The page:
portrait of an adult Manatee

Kayaking was a favorite pastime. We would take a circuit that crossed Roosevelt Channel to Buck Key, then through a narrow and jungly mangrove passage across Buck Key to Pine Island Sound, and thence back to ‘Tween Waters marina. These circuits provided various wildlife encounters—swarms of small skates on the surface, sunning Anhingas, hunting Ospreys, leaping fish, passing dolphins, and more.

 

    Zebra Heliconian

Our favorite butterfly of the area is this Zebra, which we saw most frequently at the Visitor Center of the Wildlife Refuge. I never tire of this tropical beauty! 

Perhaps the biggest surprise on the wildlife front was a close encounter with a Bobcat, right on the campus of ‘Tween Waters. Returning from the beach after watching the sunset, we returned to the campus to find clots of people excitedly pointing at something in the gloaming. A lanky adult Bobcat strolled between the cottages, as if this were its home territory. This is a sighting Teddy Roosevelt would have appreciated!  

 

    Sunset over the Gulf with Venus in upper right



 

Friday, December 3, 2021

 

                    Pileated Woodpecker adult male

 

Snowy Sojourn in the Adirondacks
28 November – 2 December 2021

After Thanksgiving I had the urge to experience old-fashioned Winter. I went online and checked out weather forecasts for various northern destinations. Old Forge, in the southwestern Adirondacks, offered several days of winter temperatures and the promise of snow. So I packed the car and drove 8 hours due north to the Adirondack Lodge in Thendara, just a short walk down Route 28 from Old Forge. I had stayed at the Lodge in February 2020, about two years earlier, and liked the location, offering access to some diners, restaurants, abundant walking tracks, and birding locations.

 

      vista down Adirondack Scenic Rail Bed, Thendara 

I had checked the winter finch report and the news was that aside from Purple Finches and American Goldfinches, things were pretty quiet. And the birding in November in the Adirondacks is pretty slow, so I planned to focus on snow-walking and conifer gazing, with birding only as a back-up. 

 

      Red-breasted Nuthatch, adult male

On my first morning in Thendara I walked the rail bed of the Adirondack Scenic Railway. This I had done in February 2020 and I knew it was a good place to start testing out my legs. It had snowed the night before, so the trees were frosted. In fact, I would see snow falling for parts of four days, and every evening produced snow, so the timing of my visit was good.

That morning I had hopes of completing a walking loop that would end up in downtown Old Forge, but an unbridged (and unfrozen) branch of the Moose River prevented that. So I back-tracked to my motel, and then walked into town for a late breakfast at the Front Door Diner. After four hours out and about, having walked a bit over 5 miles, at 11 AM I sat down in a warm and well-lit room and had a hot cup of coffee and a big plate of breakfast. That was supremely satisfying.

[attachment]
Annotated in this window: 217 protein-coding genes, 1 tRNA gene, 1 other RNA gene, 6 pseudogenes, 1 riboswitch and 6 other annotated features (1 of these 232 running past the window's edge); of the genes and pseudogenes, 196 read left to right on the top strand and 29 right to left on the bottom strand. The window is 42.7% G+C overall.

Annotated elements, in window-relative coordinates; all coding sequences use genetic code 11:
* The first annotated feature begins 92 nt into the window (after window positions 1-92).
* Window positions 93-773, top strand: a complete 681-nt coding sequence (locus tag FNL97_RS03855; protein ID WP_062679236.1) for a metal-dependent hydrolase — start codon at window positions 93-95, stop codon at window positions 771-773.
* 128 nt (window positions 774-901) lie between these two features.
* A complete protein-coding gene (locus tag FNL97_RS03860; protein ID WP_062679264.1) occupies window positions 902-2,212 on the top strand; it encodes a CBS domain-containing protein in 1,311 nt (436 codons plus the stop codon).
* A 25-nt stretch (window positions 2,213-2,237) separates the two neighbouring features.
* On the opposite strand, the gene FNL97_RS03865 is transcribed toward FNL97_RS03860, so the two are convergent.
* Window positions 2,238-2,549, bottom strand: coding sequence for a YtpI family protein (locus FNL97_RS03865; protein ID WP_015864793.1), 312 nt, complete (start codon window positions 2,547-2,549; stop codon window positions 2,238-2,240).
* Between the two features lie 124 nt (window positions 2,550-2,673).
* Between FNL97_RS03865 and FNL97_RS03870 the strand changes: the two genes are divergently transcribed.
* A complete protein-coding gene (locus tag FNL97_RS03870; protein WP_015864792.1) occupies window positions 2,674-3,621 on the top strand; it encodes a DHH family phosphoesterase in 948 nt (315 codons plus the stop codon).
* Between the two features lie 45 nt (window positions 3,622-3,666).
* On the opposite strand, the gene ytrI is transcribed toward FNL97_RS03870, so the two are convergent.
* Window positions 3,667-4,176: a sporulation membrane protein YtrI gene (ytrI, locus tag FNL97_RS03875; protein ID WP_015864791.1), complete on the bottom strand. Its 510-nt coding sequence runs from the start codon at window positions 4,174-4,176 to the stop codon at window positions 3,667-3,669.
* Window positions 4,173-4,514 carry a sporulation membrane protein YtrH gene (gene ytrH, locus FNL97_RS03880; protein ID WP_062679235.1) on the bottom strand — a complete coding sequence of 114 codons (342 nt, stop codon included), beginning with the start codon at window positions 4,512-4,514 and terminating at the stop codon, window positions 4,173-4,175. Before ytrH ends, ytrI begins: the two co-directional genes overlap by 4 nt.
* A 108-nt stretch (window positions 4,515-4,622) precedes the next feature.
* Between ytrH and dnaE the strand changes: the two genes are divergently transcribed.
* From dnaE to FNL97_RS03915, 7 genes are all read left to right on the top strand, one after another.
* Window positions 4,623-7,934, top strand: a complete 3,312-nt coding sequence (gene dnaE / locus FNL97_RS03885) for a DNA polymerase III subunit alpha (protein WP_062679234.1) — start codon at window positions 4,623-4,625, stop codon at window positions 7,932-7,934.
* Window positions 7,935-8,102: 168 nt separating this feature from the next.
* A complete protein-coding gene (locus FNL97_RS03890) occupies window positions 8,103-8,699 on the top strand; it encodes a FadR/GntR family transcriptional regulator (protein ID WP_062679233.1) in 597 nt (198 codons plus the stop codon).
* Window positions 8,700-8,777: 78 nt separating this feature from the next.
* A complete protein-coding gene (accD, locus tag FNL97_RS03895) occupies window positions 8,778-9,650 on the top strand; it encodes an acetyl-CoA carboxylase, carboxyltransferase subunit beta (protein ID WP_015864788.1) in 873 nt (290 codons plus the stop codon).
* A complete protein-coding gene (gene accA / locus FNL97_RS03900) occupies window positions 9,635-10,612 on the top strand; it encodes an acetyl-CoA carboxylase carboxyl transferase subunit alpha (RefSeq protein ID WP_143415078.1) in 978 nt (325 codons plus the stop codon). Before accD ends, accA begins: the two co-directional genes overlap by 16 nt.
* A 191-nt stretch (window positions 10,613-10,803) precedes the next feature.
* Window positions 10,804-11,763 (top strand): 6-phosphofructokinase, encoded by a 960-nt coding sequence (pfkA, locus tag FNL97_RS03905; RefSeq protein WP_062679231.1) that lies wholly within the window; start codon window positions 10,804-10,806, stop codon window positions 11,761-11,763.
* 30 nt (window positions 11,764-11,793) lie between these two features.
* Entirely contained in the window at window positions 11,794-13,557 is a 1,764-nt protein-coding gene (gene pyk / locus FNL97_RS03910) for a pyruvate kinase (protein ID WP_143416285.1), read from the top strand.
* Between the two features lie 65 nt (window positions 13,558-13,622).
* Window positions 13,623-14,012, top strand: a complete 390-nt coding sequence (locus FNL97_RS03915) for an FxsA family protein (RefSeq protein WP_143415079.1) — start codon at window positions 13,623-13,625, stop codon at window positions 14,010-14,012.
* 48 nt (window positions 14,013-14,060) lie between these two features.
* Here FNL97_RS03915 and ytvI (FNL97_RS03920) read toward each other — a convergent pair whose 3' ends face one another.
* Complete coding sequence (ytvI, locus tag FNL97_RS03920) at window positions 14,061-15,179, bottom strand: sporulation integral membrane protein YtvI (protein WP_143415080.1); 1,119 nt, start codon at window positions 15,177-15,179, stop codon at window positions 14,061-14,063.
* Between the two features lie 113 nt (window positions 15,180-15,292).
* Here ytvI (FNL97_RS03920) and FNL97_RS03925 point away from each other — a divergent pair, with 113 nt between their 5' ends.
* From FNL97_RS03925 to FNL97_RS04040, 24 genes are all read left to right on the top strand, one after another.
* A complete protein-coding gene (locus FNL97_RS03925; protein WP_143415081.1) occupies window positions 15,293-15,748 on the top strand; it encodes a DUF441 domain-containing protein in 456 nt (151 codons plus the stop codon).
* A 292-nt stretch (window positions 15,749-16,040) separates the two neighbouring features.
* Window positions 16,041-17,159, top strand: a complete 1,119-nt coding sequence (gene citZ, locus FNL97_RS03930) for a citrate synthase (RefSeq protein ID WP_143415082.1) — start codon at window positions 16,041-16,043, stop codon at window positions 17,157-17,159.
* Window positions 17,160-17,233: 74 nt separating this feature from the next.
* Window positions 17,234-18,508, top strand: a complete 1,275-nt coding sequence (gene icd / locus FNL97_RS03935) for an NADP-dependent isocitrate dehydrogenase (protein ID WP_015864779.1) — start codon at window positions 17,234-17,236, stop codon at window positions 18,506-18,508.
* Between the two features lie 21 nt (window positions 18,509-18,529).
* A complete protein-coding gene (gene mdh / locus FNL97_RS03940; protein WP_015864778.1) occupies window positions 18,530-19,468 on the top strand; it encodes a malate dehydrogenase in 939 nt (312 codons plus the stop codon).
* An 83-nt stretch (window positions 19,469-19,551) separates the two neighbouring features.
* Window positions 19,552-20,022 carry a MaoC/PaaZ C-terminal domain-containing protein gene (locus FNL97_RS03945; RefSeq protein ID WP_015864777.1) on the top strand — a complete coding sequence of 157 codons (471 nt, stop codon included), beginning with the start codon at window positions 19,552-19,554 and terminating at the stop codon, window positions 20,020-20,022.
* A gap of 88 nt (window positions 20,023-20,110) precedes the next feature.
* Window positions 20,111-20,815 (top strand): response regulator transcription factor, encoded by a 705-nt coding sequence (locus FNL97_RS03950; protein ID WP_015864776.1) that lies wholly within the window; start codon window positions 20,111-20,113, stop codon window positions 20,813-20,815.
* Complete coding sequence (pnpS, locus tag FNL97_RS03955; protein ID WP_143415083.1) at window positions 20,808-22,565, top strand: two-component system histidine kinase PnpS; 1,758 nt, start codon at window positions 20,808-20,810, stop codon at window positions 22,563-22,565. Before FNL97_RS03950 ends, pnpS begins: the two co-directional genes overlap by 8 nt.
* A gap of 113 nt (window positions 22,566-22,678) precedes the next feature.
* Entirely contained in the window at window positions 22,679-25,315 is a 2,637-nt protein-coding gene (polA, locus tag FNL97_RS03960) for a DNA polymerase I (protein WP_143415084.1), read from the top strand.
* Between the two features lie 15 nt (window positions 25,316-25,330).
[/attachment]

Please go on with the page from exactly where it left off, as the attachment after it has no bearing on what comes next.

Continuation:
That became my mode—long early morning walk followed by a late morning breakfast.

 

      vista bright ridge in sun and foreground in shade featuring various conifers

The nice thing about walks in the snow is one gets to see mammal tracks. This first morning I saw tracks of many Snowshoe Hare, some White-tailed Deer, and perhaps a Coyote. For birds, I encountered Blue Jay, Black-capped Chickadee, both nuthatches, Dark-eyed Junco, and Raven.  

 

      Two White-tailed Deer in snow

 

I bumped into deer hunter, Mark Hudon, along the route, and he mentioned he had seen tracks in the snow of a Fisher. That made my heart skip a beat. I have always wanted to walk up on a Fisher in the woods. Maybe this trip would be the time...

 

      Red Squirrel in snow

Walking in winter is special. One gets extra exercise because of the need for one’s boots to push through the snow. And on those days when there is not a hint of sun, and snow is falling from the ceiling of dull gray, one really feels the impact of winter-ness. The tips of my fingers never were warm. It is a world apart. And don't forget the solitude and the absolute quiet.

 

     Lighted Christmas tree in downtown Old Forge

 At 6 PM, I walked from my motel north to my dinner location, at the Slicker’s Adirondack Tavern, a distance of 1.4 miles. I walked up in the dark, the snow falling steadily. The walk up and back made the dinner that much more memorable. I felt like I had accomplished something. And Old Forge had already put out its holiday lights. The town and its businesses go whole-hog on the Christmas lights in all their varieties!

 

     snow falling at night in town

The next morning I headed north to the Uncas Road, one of those most-favorite birding destinations. It is snowing and because there is no wind, everything is be-whitened. Driving this unpaved back road that links Eagle Bay and Raquette Lake is to enter the deep North Woods. The forests here are mainly state-owned low country dominated by a range of old growth conifers. Spruce and fir line the sides of this narrow road.

 

    Uncas Road - extremely snowy patch of hardwoods with their bare branches encrusted

 I see flocks of American Goldfinches acting like crossbills by lighting down on the gravel roadbed in search of grit. The road gets very little traffic.

 

American Goldfinches on roadbed gathering grit

My first stop is the trailhead to Ferd’s Bog. At the start of the trail, up above the bog, is remarkable old growth mixed forest with giant examples of Yellow Birch, Red Spruce, Eastern Hemlock, and Sugar Maple. This area has never been logged. As the trail drops lower and lower, more and more conifers appear. Back from the bog it is a mix of Red Spruce and Balsam Fir. Out at the bog fringe it is small Black Spruce and Tamarack (American Larch).

 

    Ferd’s Bog looking toward Cascade Mountain